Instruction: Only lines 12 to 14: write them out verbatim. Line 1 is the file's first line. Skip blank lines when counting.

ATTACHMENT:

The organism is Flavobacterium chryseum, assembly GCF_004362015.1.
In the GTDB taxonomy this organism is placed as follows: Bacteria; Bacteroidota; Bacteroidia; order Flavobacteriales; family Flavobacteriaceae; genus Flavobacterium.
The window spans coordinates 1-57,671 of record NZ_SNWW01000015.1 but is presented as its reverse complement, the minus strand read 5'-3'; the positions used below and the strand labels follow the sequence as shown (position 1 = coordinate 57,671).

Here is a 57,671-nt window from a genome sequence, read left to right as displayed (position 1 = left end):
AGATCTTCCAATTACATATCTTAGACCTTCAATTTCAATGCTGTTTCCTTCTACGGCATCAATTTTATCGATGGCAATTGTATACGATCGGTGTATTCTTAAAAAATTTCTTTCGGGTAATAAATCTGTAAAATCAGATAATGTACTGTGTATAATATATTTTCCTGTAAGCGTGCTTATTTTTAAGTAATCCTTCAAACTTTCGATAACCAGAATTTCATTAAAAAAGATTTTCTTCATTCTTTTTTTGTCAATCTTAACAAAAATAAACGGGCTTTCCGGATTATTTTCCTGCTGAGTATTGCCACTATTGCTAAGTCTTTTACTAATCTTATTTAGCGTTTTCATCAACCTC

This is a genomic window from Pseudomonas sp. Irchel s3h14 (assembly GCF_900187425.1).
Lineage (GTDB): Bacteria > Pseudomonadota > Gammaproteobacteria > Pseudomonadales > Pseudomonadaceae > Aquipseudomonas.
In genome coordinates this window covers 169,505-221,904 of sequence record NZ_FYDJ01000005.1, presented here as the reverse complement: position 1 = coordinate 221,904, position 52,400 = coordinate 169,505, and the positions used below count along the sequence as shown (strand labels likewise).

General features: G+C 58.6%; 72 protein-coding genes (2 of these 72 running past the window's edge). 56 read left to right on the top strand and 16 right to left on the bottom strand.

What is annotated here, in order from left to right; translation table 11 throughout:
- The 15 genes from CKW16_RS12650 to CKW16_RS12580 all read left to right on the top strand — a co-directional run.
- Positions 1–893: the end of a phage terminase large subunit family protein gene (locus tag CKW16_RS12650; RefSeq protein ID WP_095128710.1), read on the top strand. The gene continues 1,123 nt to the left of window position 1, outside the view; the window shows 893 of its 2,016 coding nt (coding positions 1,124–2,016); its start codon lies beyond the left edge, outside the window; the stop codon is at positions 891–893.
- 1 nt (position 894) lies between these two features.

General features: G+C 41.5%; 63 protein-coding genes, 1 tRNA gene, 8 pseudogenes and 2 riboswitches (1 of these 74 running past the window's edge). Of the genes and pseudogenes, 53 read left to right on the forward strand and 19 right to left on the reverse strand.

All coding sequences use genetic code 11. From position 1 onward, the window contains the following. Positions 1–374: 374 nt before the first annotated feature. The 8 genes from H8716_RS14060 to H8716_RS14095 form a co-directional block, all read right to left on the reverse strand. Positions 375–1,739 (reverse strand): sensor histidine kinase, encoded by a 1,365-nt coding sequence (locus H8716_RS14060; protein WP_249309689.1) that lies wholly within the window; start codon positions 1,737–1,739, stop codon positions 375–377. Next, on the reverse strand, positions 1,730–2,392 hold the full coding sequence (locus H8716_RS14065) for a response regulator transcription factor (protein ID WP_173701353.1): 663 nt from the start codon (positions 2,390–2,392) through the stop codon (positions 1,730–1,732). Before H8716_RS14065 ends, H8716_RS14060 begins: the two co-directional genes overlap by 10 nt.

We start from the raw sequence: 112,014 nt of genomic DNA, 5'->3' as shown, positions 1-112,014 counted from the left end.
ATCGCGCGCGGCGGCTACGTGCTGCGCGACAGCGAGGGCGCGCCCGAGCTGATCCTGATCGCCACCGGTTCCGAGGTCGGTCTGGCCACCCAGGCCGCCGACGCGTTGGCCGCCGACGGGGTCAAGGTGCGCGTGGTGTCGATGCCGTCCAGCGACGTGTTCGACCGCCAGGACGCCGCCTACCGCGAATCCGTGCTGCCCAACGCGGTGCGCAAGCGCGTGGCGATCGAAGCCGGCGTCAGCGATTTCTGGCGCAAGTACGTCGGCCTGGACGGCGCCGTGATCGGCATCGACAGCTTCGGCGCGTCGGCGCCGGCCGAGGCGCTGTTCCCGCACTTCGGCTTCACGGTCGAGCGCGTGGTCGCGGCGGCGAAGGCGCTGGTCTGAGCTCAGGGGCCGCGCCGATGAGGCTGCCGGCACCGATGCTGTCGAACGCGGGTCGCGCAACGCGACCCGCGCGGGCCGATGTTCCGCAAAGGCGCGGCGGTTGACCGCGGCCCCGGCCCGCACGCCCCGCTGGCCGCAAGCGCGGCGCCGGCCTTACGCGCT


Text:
- Positions 1–893: the end of a phage terminase large subunit family protein gene (locus tag CKW16_RS12650; RefSeq protein ID WP_095128710.1), read on the top strand. The gene continues 1,123 nt to the left of window position 1, outside the view; the window shows 893 of its 2,016 coding nt (coding positions 1,124–2,016); its start codon lies beyond the left edge, outside the window; the stop codon is at positions 891–893.
- 1 nt (position 894) lies between these two features.

General features: G+C 41.5%; 63 protein-coding genes, 1 tRNA gene, 8 pseudogenes and 2 riboswitches (1 of these 74 running past the window's edge). Of the genes and pseudogenes, 53 read left to right on the forward strand and 19 right to left on the reverse strand.